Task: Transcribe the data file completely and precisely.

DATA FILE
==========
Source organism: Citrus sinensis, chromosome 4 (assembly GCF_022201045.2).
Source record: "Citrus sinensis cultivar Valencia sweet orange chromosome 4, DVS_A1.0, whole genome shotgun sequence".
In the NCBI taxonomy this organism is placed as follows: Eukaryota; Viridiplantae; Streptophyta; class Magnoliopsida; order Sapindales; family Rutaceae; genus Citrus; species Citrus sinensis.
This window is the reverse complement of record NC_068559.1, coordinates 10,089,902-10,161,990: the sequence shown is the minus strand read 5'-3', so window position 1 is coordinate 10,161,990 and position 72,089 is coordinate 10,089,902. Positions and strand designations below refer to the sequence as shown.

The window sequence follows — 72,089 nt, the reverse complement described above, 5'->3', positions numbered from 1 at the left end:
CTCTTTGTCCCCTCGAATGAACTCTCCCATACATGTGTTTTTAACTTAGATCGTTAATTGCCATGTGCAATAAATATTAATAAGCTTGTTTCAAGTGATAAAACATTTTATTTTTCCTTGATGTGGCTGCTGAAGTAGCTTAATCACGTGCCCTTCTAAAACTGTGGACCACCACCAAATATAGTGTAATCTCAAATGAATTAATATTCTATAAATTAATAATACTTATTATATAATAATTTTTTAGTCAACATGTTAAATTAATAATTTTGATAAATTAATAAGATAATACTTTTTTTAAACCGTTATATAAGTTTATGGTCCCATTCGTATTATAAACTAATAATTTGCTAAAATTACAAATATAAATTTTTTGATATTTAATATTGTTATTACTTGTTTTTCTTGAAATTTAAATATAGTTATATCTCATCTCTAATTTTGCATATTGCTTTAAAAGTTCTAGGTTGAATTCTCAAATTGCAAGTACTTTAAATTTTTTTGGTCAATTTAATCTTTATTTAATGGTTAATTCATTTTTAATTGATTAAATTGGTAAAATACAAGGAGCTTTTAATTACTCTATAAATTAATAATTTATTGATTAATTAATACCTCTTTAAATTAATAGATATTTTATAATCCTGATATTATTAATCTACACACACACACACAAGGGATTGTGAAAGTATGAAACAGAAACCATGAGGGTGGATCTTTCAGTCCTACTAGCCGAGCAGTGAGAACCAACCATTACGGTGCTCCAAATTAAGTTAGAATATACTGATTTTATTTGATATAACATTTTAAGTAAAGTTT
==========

Source organism: Citrus sinensis, chromosome 4 (assembly GCF_022201045.2).
Source record: "Citrus sinensis cultivar Valencia sweet orange chromosome 4, DVS_A1.0, whole genome shotgun sequence".
In the NCBI taxonomy this organism is placed as follows: Eukaryota; Viridiplantae; Streptophyta; class Magnoliopsida; order Sapindales; family Rutaceae; genus Citrus; species Citrus sinensis.
This window is the reverse complement of record NC_068559.1, coordinates 10,089,902-10,161,990: the sequence shown is the minus strand read 5'-3', so window position 1 is coordinate 10,161,990 and position 72,089 is coordinate 10,089,902. Positions and strand designations below refer to the sequence as shown.

The window sequence follows — 72,089 nt, the reverse complement described above, 5'->3', positions numbered from 1 at the left end:
CTCTTTGTCCCCTCGAATGAACTCTCCCATACATGTGTTTTTAACTTAGATCGTTAATTGCCATGTGCAATAAATATTAATAAGCTTGTTTCAAGTGATAAAACATTTTATTTTTCCTTGATGTGGCTGCTGAAGTAGCTTAATCACGTGCCCTTCTAAAACTGTGGACCACCACCAAATATAGTGTAATCTCAAATGAATTAATATTCTATAAATTAATAATACTTATTATATAATAATTTTTTAGTCAACATGTTAAATTAATAATTTTGATAAATTAATAAGATAATACTTTTTTTAAACCGTTATATAAGTTTATGGTCCCATTCGTATTATAAACTAATAATTTGCTAAAATTACAAATATAAATTTTTTGATATTTAATATTGTTATTACTTGTTTTTCTTGAAATTTAAATATAGTTATATCTCATCTCTAATTTTGCATATTGCTTTAAAAGTTCTAGGTTGAATTCTCAAATTGCAAGTACTTTAAATTTTTTTGGTCAATTTAATCTTTATTTAATGGTTAATTCATTTTTAATTGATTAAATTGGTAAAATACAAGGAGCTTTTAATTACTCTATAAATTAATAATTTATTGATTAATTAATACCTCTTTAAATTAATAGATATTTTATAATCCTGATATTATTAATCTACACACACACACACAAGGGATTGTGAAAGTATGAAACAGAAACCATGAGGGTGGATCTTTCAGTCCTACTAGCCGAGCAGTGAGAACCAACCATTACGGTGCTCCAAATTAAGTTAGAATATACTGATTTTATTTGATATAACATTTTAAGTAAAGTTT